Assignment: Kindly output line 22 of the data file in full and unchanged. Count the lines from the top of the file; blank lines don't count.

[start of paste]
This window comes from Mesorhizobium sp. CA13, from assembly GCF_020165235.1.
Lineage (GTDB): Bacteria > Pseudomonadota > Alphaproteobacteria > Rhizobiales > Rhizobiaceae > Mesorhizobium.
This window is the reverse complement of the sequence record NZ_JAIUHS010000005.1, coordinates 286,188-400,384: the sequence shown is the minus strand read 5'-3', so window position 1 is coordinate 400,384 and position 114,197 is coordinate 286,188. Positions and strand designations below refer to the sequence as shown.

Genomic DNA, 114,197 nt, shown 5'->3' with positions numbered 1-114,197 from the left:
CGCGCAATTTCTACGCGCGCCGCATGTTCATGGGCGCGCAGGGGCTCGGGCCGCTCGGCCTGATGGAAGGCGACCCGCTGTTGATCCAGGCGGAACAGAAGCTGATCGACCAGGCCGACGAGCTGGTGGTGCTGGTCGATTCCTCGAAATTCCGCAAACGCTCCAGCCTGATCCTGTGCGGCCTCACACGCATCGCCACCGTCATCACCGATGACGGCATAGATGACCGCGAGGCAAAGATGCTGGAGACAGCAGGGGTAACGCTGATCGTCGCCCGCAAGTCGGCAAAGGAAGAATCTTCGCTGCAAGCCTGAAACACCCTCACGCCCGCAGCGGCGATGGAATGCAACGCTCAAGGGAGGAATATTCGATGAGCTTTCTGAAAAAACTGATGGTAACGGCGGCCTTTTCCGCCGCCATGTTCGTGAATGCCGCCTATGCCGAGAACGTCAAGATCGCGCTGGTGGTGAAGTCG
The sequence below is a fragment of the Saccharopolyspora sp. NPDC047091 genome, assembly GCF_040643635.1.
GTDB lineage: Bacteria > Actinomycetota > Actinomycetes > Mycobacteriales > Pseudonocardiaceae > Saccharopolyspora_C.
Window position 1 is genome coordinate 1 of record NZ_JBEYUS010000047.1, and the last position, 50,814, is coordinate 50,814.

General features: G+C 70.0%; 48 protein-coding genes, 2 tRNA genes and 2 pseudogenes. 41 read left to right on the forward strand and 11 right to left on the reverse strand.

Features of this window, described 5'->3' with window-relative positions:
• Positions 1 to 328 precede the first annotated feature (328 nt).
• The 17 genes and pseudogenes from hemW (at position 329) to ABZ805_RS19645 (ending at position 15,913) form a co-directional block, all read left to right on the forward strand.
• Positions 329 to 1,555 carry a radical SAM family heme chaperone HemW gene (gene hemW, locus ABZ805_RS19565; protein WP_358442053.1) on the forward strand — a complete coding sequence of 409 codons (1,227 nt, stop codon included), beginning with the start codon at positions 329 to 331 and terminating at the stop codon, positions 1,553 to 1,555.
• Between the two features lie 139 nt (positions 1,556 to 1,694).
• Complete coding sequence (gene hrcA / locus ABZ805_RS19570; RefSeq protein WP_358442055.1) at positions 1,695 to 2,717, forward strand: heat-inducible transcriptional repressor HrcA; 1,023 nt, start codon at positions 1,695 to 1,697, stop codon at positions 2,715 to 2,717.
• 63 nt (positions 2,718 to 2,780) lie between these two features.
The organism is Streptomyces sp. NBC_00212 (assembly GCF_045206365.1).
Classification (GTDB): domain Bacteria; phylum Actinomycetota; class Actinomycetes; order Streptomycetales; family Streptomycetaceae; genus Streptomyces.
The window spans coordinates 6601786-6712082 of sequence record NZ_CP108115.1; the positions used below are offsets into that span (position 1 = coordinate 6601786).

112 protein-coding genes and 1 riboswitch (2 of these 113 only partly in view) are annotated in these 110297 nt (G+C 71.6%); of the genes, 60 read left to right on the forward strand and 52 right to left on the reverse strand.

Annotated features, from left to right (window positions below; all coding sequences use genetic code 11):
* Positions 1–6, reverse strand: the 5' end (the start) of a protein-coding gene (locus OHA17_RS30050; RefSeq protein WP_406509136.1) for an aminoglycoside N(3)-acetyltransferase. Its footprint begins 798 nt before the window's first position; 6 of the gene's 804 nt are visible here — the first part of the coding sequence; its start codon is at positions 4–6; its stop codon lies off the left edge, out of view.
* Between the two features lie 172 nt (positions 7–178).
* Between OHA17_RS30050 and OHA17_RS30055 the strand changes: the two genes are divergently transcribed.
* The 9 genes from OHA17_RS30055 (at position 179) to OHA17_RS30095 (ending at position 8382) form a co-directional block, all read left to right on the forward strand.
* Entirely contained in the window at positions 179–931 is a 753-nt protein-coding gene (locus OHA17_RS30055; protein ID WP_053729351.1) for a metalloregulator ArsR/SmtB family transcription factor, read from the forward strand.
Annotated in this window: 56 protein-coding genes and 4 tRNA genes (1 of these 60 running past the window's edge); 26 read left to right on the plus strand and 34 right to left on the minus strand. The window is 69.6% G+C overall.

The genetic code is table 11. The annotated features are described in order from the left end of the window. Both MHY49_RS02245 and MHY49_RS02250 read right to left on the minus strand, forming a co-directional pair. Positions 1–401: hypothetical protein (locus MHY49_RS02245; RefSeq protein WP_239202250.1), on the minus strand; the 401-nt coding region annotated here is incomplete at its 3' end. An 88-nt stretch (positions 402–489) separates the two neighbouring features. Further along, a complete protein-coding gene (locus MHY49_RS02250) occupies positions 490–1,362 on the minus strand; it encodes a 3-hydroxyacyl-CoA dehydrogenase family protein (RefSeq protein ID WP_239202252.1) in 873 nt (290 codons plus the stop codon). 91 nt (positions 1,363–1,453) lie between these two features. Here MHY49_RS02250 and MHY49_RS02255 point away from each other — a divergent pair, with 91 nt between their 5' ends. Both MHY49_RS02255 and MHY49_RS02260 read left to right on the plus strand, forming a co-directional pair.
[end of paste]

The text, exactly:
* Positions 1–6, reverse strand: the 5' end (the start) of a protein-coding gene (locus OHA17_RS30050; RefSeq protein WP_406509136.1) for an aminoglycoside N(3)-acetyltransferase. Its footprint begins 798 nt before the window's first position; 6 of the gene's 804 nt are visible here — the first part of the coding sequence; its start codon is at positions 4–6; its stop codon lies off the left edge, out of view.